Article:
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Navigate VMware EVC disadvantages during live migration

Traditional VMware vMotion migration relies on hardware similarities. VMware EVC mode enables live migration despite differences, but it can have an effect on performance.

VMware's Enhanced vMotion Compatibility feature can migrate workloads across dissimilar hardware, but VMware administrators hoping to take advantage of this technology must be aware of the VMware EVC disadvantages, including the risks it can pose to production environments.

A key factor of VMware's success has been that VMware admins can rapidly and seamlessly move workloads around their VMware infrastructures. VMware vMotion, VMware's premier service for the live migration of running VMs from one server to another, works seamlessly in the right conditions. Years after its initial release, the ability to migrate a VM across the state or country to another host, data center or cloud remains impressive.

This VMware staple has been dependable, with few issues for most users. A lot of code is in place to make this happen, but a key part of its success is also the similarity of the hardware on both sides of the migration.

VMotion migration relies on the origin and destination hardware being similar enough to enable the movement of memory maps and CPU instructions in real time. This ensures there aren't any issues with the new location, which is a concern because the migration occurs while the VMs are still running.

VMware introduced Enhanced vMotion Compatibility (EVC) to address the limitation of needing similar hardware. This functionality promised relief, but the potential VMware EVC disadvantages caused concern.

VMware EVC mode enables CPUs of the same family to look and operate similarly enough that the virtual guest is unaware of the CPU differences. This goes beyond CPU speed or number of cores. EVC can mask core CPU functions that are abstracted away by the hypervisor.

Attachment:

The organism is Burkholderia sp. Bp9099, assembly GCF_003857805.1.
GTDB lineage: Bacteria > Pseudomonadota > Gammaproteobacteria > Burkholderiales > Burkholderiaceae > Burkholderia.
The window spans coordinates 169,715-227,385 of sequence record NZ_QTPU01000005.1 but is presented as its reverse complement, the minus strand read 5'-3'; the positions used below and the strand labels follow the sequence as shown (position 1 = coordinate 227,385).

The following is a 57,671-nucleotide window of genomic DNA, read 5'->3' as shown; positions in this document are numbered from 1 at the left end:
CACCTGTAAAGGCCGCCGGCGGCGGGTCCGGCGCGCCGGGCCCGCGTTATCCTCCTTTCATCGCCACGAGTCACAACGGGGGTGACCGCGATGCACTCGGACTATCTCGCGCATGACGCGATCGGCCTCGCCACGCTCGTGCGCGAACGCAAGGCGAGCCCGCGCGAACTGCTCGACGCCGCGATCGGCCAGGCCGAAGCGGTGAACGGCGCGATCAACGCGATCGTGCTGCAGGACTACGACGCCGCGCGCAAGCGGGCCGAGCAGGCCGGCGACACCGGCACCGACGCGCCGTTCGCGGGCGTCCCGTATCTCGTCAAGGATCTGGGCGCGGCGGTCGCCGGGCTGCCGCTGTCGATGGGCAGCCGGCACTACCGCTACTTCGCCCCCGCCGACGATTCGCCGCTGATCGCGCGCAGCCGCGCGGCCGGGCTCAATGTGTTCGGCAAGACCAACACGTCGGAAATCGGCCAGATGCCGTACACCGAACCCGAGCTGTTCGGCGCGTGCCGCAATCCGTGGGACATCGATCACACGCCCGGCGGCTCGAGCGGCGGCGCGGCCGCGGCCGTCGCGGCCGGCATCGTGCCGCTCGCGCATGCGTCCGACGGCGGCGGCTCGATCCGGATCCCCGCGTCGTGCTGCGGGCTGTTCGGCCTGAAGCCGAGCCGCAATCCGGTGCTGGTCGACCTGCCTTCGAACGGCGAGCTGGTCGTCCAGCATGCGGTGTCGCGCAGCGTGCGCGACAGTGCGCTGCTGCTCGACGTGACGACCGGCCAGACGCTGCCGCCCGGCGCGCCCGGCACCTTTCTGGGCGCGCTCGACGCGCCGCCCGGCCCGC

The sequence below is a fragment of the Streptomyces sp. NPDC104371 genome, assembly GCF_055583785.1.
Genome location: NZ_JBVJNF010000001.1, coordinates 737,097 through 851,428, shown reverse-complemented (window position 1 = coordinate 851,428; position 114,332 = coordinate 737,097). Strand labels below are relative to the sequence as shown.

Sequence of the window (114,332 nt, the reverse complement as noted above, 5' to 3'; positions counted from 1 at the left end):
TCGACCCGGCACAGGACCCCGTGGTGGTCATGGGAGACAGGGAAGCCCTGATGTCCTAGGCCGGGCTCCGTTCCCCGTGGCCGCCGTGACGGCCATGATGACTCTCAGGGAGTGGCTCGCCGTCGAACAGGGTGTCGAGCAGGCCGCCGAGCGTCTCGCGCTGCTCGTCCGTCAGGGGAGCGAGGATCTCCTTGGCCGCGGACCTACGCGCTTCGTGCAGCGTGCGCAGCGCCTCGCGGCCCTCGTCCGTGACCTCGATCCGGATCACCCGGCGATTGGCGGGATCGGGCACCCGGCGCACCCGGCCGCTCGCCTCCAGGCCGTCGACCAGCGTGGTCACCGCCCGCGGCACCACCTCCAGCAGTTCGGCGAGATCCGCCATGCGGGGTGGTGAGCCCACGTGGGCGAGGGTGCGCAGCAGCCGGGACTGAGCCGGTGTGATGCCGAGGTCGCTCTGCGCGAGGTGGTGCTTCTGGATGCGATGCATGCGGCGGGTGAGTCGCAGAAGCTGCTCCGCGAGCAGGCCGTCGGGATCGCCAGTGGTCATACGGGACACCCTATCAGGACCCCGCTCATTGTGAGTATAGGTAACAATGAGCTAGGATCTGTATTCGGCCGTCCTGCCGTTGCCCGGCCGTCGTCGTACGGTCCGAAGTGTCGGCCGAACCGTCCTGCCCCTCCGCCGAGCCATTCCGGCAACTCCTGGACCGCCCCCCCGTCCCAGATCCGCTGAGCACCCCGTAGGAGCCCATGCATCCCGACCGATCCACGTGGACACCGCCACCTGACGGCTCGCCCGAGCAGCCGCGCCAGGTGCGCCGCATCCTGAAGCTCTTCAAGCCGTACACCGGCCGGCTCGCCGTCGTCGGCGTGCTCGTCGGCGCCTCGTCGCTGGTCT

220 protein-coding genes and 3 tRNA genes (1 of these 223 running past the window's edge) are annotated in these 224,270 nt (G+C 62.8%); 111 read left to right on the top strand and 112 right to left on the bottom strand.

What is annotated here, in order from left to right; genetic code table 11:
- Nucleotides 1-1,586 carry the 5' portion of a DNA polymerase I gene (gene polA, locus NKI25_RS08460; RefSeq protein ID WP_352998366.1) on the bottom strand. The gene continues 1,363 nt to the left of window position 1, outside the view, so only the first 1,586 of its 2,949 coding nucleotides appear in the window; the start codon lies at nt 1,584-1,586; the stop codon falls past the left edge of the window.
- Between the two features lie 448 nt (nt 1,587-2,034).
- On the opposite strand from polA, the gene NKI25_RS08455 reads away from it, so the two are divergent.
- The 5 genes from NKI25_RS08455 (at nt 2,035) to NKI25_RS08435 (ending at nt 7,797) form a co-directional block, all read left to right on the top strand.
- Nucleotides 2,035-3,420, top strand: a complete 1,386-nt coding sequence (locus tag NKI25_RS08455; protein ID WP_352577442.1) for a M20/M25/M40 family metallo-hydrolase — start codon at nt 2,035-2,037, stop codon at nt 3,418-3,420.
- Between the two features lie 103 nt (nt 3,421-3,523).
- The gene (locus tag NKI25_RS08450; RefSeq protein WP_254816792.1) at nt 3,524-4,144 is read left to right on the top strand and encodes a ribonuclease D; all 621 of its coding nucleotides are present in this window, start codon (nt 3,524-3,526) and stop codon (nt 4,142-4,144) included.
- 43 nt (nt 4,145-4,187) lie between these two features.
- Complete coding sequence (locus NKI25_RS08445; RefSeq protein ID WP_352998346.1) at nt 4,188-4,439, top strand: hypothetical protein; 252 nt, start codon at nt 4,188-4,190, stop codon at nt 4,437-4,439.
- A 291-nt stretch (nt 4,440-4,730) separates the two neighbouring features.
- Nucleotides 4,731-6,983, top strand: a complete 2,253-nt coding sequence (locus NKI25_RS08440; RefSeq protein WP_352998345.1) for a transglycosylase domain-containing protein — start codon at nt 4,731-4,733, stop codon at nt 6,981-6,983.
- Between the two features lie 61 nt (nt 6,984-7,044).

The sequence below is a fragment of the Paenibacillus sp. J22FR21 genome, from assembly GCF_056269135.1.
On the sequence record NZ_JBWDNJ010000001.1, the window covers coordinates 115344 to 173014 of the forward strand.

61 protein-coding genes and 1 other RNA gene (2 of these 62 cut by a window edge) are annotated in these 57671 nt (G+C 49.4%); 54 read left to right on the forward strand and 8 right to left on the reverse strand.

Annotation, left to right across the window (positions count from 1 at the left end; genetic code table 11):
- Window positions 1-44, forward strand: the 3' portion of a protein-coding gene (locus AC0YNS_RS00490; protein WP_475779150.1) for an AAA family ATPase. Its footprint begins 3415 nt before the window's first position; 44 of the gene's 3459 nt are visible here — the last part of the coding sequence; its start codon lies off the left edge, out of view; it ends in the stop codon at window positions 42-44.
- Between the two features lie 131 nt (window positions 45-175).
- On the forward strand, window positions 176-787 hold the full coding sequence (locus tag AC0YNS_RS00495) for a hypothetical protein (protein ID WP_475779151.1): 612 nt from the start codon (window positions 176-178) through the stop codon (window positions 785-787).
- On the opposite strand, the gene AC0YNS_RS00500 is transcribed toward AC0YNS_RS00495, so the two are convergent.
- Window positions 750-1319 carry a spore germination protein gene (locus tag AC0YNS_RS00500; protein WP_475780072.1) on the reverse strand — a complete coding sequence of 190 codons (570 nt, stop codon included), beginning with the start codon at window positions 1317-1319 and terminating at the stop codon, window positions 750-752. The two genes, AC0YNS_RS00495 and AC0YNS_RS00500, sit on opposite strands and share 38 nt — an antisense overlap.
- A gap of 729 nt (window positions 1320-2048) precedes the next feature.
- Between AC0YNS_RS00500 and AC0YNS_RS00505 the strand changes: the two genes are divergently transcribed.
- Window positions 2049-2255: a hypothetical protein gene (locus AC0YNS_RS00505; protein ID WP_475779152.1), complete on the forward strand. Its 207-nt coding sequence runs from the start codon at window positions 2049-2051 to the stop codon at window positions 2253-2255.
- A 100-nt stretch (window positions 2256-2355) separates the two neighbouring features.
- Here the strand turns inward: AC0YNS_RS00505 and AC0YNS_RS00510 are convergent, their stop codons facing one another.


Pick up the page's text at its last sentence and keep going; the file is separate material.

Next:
When an admin enables VMware EVC mode, the cluster it applies to comes down to the lowest common denominator of the CPUs in the cluster. The hypervisor can't create new CPU functions from something that doesn't already exist on the physical CPU, so the baseline becomes the lowest common point between all of the CPUs in the cluster. Simply put, the hypervisor masks newer features to make a CPU look older.

This is a one-way function that keeps everything even rather than bringing everything up to the highest level, which is impossible. Reducing performance or functionality is one of the primary disadvantages of EVC, but as long as admins prepare for it, it shouldn't be an issue.

Make a plan to overcome VMware EVC disadvantages

VMware EVC mode will reduce a new CPU's functionality, but the gap isn't as wide as a chip generation. Most of the time, EVC requires the CPUs to be in the same CPU family, so the effect might be minimal. This EVC disadvantage isn't often the main reason admins don't use VMware EVC mode, but it's something to be aware of.

Organizations generally don't want to pay for CPU features that aren't in use. Some will argue for buying older CPUs for the sake of compatibility, but the speed of chip advancement makes it difficult and expensive to buy an older CPU because they get phased out after about a year to a year and a half. Unfortunately, stockpiling servers for a VMware cluster is rarely practical due to the initial cost of purchase and the ongoing cost of keeping additional hardware out of production.

The ability to work around some of the rules sounds ideal until the scale and importance of the environment and the consequences of its failure become apparent.

The advantages and disadvantages of VMware EVC are less clear in terms of stability. As fast and complex as a modern hypervisor's capabilities are, the removal or manipulation of CPU features at speeds in the milliseconds or less will create timing issues. This isn't a bug -- errors can occur if high-speed data is manipulated quickly. Of course, VMware and other vendors' hypervisors check for errors to prevent everything from breaking down, but the migration won't be as effective as a migration in which the hardware is truly the same.

The ability to work around some of the rules sounds ideal until the scale and importance of the environment and the consequences of its failure become apparent. That doesn't mean VMware EVC disadvantages can disrupt its role in the modern data center. It's a good tool to use to migrate workloads without having to reboot them. Admins can also use it to extend a cluster's life for the sake of budget concerns.

Despite these use cases, EVC mode should be an exception rather than the rule. Its capabilities are impressive, but unlike a traditional vMotion migration, VMware EVC disadvantages will always create doubt. It's not a native action, and that's a concern for core production systems.

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